- national securities regulator Canada, regulation and jurisdiction of captial markets, cost of capital, liquidity, investor protection, capital markets investors, insittuional investors, public pension and national securities regulation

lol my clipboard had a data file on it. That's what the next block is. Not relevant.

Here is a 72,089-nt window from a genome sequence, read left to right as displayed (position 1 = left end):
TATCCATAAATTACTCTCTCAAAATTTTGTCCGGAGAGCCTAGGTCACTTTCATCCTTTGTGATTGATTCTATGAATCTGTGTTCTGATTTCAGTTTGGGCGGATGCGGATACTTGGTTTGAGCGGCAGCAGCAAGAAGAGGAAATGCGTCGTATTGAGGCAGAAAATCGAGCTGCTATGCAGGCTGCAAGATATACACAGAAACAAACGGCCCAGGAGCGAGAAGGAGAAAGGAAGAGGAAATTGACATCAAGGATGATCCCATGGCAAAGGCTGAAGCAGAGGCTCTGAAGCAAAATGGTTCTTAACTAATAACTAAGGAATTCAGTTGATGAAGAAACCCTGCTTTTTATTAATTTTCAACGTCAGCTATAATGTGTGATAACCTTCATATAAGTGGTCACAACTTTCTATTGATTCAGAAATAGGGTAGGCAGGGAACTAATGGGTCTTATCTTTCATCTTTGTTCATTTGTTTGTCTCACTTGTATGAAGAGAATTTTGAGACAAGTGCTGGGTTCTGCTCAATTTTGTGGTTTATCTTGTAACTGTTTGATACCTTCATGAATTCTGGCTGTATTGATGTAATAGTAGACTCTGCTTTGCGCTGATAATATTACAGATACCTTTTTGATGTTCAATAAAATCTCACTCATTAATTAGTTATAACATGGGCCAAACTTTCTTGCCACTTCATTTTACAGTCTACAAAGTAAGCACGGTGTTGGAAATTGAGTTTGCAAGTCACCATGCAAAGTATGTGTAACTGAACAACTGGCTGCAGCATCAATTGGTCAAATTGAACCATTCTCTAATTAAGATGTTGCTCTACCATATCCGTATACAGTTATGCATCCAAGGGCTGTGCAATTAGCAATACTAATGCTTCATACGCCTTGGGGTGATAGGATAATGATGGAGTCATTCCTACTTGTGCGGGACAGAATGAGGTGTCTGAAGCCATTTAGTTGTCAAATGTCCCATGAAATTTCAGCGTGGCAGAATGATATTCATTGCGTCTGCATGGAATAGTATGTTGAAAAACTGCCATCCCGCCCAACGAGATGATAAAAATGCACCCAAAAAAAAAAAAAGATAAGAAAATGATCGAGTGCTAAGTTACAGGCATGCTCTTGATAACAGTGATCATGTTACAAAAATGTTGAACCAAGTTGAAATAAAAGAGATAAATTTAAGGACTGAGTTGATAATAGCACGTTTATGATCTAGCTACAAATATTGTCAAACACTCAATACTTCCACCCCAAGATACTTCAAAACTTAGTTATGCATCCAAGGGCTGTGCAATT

The purpose of this paper is to provide an empirical foundation from a capital markets perspective to ground the discussion and analysis on the constitutionality of a national securities regulator. Based on the data, the case for a national securities regulator for Canada is more evident now than it has ever been. This paper first explores the academic and empirical literature on the relationship between regulation and the strength of that jurisdiction’s capital markets, as measured by the cost of capital, liquidity and investor protection. Studies have found that Canadian companies have a higher cost of capital than their U.S. counterparts, even after accounting for risk, meaning that Canadian companies pay more financing than their peers. Canadian companies also receive lower valuations. This, in part, can be attributed to the limitations associated with our fragmented regulatory structure, as well as concerns about weak enforcement. The paper then explores the data on Canadian retail and institutional investors and their investing patterns, as well as the financing needs and preferences of Canadian businesses. The data show that the capital markets are now more important than ever to Canadian investors and businesses alike. Capital markets have become a preferred vehicle for investing the savings of individual Canadians, as compared to other investment opportunities. Similarly, institutional investors such as pension funds invest a significant proportion of their assets in the public capital markets. In terms of financing growth and expansion for Canadian businesses, capital markets play a more dominant role than they have ever done in the recent past. Finally, the paper explores how changes in the regulatory and global capital markets environment further exacerbate the negative impact of Canada’s fragmented regulatory system and highlight the need for national regulation.